This post was last updated on Feb. 21, 2017
For a cancer patient who is struggling through treatment and trying to manage chronic pain, the storm of stress can be overwhelming. In addition to traditional treatments, some patients and family members are interested in exploring services that address the mind, body, and spirit to help them manage side effects and stress.
At the Wellness and Integrative Oncology Program at UPMC CancerCenter, modalities of movement, touch, nutrition, and mindfulness are used within conventional cancer care to address and improve symptoms and quality-of-life.
One example of integrative oncology is the practice of yoga. While yoga and meditation don’t offer a cure, they have been proven to reduce stress and improve quality of life for people with cancer.
Joni Sturgill, a registered yoga teacher and wellness coach of Healthy Body Peaceful Soul and onsite yoga provider at Hillman CancerCenter, shared some information about the meditation aspect of yoga and how it can help.
What Is Meditation?
Meditation is simply a practice and discipline to focus the wandering thoughts of the mind, with the intention of relaxing the body and calming the nerves.
There are many techniques of meditation, which include:
- Focusing on the breath/deep breathing
- Using imagery to relax and let go of troubling thoughts
- Repeating a comforting phrase
- Using body movements in yoga-based meditation.
Meditation can fall under the umbrella of yoga and other eastern philosophical practices, but it can be found in all cultures in some form.
How Can Meditation Help?
According to the American Cancer Society, meditation can be a supportive adjunct to cancer treatment. With regular practice, it has been shown to reduce:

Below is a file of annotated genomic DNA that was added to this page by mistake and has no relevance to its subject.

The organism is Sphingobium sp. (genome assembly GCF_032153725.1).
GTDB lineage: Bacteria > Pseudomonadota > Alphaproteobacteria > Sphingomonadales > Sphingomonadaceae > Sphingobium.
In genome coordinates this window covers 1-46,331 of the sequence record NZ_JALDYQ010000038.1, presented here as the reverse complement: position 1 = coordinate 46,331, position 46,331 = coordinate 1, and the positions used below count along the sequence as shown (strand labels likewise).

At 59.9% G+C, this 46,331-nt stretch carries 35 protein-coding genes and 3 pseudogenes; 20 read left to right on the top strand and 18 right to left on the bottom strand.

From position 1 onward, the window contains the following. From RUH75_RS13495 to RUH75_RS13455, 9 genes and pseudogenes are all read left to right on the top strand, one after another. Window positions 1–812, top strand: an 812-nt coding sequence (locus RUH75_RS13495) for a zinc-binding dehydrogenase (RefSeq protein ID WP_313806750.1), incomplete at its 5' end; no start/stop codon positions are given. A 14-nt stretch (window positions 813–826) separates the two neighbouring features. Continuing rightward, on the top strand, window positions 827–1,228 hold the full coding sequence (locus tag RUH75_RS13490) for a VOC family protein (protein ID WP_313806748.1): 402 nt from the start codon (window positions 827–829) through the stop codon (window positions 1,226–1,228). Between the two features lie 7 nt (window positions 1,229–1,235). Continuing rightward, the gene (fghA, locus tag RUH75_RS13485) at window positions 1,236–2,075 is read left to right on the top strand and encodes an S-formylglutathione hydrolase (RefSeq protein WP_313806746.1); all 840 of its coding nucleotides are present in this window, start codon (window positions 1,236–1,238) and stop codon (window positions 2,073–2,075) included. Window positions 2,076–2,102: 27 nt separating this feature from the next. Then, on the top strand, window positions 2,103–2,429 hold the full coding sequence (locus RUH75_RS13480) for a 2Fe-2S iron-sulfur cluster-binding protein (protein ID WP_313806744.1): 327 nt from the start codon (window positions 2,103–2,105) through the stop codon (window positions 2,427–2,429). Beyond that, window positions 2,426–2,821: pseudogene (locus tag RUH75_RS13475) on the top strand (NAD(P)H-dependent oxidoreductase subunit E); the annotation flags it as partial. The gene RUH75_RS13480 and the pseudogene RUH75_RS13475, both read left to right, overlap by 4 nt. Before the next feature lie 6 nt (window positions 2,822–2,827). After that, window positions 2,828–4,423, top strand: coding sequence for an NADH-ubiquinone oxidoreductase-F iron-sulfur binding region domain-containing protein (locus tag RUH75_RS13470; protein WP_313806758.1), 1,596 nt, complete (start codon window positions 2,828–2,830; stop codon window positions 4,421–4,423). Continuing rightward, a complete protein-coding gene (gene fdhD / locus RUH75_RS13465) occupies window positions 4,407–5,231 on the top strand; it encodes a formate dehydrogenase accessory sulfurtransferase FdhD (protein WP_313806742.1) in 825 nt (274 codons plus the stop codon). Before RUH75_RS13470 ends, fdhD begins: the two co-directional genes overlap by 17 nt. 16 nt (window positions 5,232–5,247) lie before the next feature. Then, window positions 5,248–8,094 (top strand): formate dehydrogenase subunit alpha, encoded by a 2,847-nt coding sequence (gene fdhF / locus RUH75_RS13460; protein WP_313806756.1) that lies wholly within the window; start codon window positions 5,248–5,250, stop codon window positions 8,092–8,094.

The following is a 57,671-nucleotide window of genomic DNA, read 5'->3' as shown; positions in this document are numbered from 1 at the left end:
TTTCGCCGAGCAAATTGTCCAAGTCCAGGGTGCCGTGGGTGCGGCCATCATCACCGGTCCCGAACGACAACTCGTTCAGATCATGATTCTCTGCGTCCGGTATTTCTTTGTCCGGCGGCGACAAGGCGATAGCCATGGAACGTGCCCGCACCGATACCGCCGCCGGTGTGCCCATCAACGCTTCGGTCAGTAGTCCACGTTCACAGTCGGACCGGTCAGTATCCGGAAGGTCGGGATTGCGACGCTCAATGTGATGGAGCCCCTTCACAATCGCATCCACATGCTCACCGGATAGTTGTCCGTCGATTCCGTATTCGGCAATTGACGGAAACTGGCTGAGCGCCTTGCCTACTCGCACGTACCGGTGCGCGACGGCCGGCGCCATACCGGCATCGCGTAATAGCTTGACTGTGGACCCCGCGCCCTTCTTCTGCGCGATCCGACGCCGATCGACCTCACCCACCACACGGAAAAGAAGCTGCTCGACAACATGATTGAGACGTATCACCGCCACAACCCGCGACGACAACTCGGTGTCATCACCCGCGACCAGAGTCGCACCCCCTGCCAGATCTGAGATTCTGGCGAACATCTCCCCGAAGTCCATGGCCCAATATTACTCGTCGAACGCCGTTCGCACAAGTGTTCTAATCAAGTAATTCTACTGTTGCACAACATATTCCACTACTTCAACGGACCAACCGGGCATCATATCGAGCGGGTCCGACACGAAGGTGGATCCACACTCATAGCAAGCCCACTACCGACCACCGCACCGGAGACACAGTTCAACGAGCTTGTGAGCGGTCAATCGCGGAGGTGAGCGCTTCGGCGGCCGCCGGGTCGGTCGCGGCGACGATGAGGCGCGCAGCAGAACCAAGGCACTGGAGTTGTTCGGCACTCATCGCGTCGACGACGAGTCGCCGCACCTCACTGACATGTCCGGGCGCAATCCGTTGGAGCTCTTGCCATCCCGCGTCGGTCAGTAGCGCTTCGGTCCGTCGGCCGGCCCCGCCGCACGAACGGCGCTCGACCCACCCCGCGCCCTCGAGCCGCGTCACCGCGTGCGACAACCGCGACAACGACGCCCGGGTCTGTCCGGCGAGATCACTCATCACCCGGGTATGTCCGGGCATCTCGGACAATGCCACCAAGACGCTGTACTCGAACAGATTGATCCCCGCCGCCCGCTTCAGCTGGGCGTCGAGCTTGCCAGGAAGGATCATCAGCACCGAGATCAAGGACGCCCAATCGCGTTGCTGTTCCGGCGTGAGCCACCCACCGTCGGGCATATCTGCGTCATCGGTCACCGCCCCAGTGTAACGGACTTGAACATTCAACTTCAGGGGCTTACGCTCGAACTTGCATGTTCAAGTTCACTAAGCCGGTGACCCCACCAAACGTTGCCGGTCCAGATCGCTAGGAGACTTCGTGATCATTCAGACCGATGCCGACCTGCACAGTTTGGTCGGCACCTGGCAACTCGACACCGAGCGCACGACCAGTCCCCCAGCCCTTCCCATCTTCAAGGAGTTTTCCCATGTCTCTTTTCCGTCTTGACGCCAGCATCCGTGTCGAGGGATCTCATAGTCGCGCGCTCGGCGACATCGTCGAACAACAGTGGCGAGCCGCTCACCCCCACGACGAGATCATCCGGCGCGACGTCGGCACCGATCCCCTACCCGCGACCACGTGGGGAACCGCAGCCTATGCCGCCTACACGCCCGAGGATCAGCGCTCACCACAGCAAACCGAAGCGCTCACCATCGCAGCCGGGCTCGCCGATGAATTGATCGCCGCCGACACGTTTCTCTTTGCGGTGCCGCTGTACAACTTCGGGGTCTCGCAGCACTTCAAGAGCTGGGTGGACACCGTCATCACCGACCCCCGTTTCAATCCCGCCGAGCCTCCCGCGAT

- Chronic pain
- High blood pressure
- PTSD symptoms
- Blood cortisol levels
Meditation and mindfulness have been studied more and more over the last 20 years and are becoming an important component to healing the mind and emotions while the body heals. Through meditation, some practitioners say they experience improved mood, greater self-awareness, and an increased ability to relax. The American Cancer Society cites a controlled study of ninety cancer patients who practiced mindfulness meditation for about two months. Other studies have suggested that meditation improves the chance of a positive outcome because of its effect on mood and mental processes.
You can try different practices like yoga and the various techniques of meditation to see what works for each individual. There is no one size fits all solution, and these practices allow for customization. Before beginning any new regimen, you should always clear it with your doctors.
An experienced teacher can offer these options to help people fighting cancer, to help them settle the storm in their minds and their emotions, so that the treatment can do its work and the individual as a whole, can begin to heal, from the inside out.
Have you or a loved one with cancer had any experiences with using yoga and/or meditation to help relieve stress? What form or practice of yoga do you enjoy most or find to be the most therapeutic? We would love to hear from you in the comments below.
Want to learn more about integrative oncology, including yoga and other practices for cancer patients? Check out our Medical Mondays segment focused on integrative oncology.
For more information about the Wellness and Integrative Oncology Program at UPMC Cancer Center, visit the center’s website or call 412-623-7753.